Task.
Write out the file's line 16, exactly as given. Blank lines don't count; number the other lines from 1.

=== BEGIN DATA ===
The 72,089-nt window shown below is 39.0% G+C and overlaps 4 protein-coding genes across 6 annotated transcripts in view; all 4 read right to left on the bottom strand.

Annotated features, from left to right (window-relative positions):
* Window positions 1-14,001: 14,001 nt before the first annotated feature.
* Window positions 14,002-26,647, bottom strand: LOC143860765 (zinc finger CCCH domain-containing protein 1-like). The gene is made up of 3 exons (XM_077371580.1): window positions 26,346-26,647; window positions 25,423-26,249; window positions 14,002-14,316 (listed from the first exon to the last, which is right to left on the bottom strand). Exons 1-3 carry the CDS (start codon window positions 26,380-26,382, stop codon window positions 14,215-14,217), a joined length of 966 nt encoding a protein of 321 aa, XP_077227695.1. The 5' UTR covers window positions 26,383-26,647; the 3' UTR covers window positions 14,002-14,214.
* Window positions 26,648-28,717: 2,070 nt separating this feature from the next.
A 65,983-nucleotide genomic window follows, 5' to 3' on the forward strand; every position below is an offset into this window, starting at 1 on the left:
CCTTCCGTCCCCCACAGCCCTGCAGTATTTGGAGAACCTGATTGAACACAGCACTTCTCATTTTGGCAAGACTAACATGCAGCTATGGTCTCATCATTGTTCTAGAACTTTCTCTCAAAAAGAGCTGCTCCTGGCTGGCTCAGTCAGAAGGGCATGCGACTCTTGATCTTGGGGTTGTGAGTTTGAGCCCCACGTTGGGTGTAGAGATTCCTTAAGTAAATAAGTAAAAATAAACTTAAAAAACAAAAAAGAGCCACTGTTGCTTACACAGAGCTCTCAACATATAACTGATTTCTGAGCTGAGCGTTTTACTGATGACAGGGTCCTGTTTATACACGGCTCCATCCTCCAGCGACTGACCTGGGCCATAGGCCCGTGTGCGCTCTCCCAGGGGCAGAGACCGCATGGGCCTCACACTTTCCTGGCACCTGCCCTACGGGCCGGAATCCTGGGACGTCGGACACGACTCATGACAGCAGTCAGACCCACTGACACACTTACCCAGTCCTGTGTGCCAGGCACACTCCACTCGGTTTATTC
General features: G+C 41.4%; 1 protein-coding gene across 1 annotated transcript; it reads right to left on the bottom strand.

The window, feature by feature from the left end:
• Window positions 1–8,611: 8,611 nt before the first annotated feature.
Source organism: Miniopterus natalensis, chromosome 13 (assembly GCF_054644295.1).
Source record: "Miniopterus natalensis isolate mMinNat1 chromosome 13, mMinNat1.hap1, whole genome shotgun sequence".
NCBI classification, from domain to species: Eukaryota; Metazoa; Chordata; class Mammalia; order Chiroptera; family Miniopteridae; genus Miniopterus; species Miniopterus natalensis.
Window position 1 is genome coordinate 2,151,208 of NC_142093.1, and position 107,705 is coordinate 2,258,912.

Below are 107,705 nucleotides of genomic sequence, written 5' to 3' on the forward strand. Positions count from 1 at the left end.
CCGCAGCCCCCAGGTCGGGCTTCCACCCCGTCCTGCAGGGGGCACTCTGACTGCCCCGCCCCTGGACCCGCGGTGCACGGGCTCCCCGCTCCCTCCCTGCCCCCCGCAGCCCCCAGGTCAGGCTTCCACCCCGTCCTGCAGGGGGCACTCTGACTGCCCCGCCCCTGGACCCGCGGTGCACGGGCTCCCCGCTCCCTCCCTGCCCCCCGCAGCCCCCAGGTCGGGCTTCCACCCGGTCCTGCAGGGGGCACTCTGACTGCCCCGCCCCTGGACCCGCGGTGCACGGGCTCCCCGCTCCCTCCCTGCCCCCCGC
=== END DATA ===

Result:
CCGCAGCCCCCAGGTCGGGCTTCCACCCCGTCCTGCAGGGGGCACTCTGACTGCCCCGCCCCTGGACCCGCGGTGCACGGGCTCCCCGCTCCCTCCCTGCCCCCCGCAGCCCCCAGGTCAGGCTTCCACCCCGTCCTGCAGGGGGCACTCTGACTGCCCCGCCCCTGGACCCGCGGTGCACGGGCTCCCCGCTCCCTCCCTGCCCCCCGCAGCCCCCAGGTCGGGCTTCCACCCGGTCCTGCAGGGGGCACTCTGACTGCCCCGCCCCTGGACCCGCGGTGCACGGGCTCCCCGCTCCCTCCCTGCCCCCCGC